keepthe statement of the three laws of motion (the least important part of the Principia) andthrow awayall the special problems Newton analyzes. This is exactly the opposite of what they should be doing. One can state Newton's laws today as follows:That's it. That's Newton's three laws. There is a further result

If you add the assumption that all matter is composed of points with pairwise forces which are attractions and repulsions, you get Newton's model of the world. The division of the laws into "1st law" "2nd law" "3rd law" is arbitrary and unnecessary, and only of historical interest. If you start with these two assumptions, you can state the three laws and show why and how they work, and the angular momentum law, and how and why it works, and then you can go to the special problems.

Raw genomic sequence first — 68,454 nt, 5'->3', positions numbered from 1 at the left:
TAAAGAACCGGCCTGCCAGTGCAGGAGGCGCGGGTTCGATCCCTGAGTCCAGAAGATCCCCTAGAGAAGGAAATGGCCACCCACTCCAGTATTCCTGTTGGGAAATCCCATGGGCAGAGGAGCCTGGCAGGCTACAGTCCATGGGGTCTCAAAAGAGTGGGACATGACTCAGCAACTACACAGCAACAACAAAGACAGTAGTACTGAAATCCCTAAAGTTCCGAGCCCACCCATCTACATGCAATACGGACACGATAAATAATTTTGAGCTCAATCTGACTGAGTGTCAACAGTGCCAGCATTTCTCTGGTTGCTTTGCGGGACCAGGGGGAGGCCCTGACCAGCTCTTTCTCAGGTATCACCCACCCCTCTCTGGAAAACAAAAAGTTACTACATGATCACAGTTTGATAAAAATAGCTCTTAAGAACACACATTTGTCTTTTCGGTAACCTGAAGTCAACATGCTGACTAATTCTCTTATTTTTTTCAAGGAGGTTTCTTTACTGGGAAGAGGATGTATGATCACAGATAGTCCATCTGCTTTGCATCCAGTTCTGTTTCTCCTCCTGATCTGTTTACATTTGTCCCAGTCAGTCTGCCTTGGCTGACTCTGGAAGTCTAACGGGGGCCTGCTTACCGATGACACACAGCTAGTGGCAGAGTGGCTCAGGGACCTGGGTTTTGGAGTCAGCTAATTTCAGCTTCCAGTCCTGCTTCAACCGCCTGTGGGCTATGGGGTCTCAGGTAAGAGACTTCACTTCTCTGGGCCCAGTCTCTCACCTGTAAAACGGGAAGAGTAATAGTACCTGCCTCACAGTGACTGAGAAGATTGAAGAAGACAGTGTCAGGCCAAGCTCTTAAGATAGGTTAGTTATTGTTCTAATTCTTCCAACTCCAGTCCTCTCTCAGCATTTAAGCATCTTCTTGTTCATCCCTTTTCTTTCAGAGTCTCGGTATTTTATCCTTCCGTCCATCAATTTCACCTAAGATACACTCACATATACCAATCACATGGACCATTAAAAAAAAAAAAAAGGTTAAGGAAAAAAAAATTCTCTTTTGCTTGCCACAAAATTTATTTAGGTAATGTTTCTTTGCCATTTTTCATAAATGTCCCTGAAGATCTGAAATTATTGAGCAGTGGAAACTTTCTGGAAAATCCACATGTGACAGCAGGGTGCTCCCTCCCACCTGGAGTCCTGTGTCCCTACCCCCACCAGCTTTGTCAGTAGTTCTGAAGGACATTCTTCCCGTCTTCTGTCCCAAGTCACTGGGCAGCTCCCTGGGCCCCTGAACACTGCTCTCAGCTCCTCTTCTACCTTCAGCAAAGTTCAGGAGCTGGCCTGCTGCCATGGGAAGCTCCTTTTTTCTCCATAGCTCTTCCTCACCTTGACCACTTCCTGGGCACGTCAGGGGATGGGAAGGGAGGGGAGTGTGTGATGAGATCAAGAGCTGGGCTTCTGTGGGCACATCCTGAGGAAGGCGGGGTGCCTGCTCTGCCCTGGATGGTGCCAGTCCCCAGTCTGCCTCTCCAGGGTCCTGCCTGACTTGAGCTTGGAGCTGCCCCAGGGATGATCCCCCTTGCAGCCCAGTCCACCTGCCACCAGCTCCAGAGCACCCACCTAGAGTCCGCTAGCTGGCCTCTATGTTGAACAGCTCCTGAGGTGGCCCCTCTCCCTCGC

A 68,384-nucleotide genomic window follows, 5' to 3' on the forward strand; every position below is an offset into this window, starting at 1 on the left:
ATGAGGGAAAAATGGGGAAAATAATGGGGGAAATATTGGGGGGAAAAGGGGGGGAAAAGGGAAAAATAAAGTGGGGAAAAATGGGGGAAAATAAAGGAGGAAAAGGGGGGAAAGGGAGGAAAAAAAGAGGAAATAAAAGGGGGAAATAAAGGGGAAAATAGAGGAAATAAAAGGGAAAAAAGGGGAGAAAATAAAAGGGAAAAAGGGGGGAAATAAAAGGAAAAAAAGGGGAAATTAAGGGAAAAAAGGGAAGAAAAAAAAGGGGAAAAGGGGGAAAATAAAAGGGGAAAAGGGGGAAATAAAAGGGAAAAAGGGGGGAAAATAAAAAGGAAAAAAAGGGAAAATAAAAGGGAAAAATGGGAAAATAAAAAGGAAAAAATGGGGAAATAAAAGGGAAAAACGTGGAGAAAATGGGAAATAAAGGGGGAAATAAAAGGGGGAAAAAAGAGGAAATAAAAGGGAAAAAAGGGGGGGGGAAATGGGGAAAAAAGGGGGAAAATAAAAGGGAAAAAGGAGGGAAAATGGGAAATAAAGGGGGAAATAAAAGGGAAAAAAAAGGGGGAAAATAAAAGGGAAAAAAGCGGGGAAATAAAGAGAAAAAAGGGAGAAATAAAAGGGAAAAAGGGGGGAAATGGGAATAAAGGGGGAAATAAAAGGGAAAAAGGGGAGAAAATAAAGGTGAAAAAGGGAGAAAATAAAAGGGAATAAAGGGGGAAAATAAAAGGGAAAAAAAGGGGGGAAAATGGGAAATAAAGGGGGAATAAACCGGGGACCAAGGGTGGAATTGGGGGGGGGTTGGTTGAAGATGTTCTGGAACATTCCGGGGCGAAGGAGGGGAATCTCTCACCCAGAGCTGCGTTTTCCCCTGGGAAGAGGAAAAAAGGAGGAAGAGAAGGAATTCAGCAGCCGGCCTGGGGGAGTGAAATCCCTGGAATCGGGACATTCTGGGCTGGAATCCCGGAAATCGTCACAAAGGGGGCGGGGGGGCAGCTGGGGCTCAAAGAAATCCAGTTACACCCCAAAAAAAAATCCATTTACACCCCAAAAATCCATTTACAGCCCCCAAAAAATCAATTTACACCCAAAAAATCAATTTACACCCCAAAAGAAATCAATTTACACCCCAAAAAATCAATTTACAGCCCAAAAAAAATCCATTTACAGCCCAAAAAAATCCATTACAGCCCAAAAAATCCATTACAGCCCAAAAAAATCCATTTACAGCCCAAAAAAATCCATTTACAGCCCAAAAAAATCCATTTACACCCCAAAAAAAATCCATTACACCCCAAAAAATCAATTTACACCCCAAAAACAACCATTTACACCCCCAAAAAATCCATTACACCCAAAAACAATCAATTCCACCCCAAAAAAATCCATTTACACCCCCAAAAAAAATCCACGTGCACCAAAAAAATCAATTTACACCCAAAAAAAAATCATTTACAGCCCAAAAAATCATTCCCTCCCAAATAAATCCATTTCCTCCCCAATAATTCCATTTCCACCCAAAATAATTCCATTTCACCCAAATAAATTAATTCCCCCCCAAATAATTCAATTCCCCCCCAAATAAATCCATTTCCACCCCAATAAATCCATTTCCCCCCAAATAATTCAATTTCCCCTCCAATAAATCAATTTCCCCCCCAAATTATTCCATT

Newton's argument using infinitesimal triangles that the angular momentum is conserved during a radial attraction/repulsion event is essential, and it needs to be preserved unchanged. Newton's argument about the parabolic shape of spinning water needs to be preserved, although one should use the notion of potential energy in the argument. Newton's derivation of the speed of sound needs to be transmitted with both a derivation of the wave equation and an explanation of the adiabatic/isothermal distinction. Newton's analysis of the orbits of the planets is a little difficult to translate--- Feynman attempted to do this in "The Lost Lecture", but this is a place where improvements are possible, because one wants to use the modern insights about the central force, while keeping Newton's insights about the inverse-square special case. I don't know how to best present this.

All these things are usually skipped in elementary books, and instead you get an endless stream of unimaginative problems that are copied from one book to the next. These can be summarized in about a dozen or two orthogonal mechanical problems.